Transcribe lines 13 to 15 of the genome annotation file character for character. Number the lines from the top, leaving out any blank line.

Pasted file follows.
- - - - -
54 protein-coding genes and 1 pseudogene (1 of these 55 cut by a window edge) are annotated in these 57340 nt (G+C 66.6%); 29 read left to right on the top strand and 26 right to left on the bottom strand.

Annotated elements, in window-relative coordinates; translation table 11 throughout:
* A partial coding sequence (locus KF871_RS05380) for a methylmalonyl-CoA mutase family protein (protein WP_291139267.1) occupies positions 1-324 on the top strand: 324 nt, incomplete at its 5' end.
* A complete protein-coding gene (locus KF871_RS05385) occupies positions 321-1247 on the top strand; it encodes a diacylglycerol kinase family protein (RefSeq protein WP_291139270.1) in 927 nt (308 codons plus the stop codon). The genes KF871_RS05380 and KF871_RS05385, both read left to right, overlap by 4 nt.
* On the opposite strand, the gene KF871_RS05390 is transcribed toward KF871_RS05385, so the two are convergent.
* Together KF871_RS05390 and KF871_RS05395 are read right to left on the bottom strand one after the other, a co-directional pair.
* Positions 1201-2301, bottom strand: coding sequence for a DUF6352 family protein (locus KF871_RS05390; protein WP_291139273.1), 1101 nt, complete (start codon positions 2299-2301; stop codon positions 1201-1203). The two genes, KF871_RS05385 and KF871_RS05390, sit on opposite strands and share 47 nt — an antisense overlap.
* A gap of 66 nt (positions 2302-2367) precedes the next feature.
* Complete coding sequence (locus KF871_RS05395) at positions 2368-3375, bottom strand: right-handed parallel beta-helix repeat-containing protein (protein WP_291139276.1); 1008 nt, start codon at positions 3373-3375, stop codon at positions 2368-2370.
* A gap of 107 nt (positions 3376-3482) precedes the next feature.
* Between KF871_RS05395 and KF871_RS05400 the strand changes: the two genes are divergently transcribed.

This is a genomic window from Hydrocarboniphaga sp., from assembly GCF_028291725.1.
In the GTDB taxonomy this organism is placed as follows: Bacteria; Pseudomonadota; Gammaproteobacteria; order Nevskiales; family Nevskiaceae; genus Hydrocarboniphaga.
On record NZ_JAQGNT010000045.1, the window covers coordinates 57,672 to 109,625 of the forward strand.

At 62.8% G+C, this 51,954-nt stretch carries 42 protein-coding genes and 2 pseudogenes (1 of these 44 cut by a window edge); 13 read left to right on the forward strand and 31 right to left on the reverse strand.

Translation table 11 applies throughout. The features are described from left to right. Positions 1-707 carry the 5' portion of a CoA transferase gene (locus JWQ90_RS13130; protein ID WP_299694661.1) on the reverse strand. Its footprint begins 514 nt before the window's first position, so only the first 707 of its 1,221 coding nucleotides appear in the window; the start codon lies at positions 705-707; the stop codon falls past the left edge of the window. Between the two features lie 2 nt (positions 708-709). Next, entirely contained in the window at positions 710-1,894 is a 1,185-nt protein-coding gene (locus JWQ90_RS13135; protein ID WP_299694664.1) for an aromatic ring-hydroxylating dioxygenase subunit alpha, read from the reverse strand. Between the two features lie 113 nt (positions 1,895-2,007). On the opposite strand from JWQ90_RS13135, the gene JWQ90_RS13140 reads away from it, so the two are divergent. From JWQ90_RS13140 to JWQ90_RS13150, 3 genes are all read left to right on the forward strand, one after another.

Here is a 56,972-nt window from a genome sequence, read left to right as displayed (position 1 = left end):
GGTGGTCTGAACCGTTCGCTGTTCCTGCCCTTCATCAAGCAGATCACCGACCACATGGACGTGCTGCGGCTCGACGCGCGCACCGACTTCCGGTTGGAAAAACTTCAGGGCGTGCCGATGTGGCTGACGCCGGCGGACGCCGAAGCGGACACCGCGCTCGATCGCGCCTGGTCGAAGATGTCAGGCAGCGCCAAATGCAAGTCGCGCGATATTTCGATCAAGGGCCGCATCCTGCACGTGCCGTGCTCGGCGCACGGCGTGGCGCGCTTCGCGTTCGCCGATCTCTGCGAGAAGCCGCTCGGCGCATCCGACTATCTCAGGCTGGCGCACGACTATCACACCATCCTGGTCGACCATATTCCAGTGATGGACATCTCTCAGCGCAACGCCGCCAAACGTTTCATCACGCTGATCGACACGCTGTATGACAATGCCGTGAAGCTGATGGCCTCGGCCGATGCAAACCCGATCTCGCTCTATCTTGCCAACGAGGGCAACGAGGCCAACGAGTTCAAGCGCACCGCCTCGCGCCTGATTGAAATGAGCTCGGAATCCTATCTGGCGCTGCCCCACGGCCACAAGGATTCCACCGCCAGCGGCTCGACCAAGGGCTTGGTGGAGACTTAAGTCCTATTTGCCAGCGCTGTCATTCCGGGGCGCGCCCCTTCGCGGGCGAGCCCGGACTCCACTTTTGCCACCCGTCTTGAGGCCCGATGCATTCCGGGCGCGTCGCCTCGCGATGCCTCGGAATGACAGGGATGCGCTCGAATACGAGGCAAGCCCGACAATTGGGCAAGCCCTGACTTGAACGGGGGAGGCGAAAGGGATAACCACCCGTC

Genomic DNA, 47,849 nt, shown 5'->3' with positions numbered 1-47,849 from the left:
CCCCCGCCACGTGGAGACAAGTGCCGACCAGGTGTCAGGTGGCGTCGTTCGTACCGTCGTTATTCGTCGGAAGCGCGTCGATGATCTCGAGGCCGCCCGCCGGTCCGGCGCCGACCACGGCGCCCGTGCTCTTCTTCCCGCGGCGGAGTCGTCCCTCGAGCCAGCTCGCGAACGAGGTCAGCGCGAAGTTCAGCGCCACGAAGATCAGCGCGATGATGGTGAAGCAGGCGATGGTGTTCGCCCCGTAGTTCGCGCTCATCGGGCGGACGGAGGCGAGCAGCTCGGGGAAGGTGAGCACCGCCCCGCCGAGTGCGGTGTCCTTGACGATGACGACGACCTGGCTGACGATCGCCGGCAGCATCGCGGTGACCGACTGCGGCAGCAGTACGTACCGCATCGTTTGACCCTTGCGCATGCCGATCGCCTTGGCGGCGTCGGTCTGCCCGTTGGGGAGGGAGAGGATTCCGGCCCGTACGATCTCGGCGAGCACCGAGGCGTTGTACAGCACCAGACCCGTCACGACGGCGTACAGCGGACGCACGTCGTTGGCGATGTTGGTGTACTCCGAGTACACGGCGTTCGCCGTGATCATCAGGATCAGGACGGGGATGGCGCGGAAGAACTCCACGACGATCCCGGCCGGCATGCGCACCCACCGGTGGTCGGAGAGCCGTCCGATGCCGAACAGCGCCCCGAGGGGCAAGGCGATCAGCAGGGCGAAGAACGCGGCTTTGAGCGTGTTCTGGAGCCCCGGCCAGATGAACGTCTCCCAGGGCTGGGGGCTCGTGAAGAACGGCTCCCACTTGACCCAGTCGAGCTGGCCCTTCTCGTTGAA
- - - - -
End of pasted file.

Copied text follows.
In the GTDB taxonomy this organism is placed as follows: Bacteria; Pseudomonadota; Gammaproteobacteria; order Nevskiales; family Nevskiaceae; genus Hydrocarboniphaga.
On record NZ_JAQGNT010000045.1, the window covers coordinates 57,672 to 109,625 of the forward strand.

At 62.8% G+C, this 51,954-nt stretch carries 42 protein-coding genes and 2 pseudogenes (1 of these 44 cut by a window edge); 13 read left to right on the forward strand and 31 right to left on the reverse strand.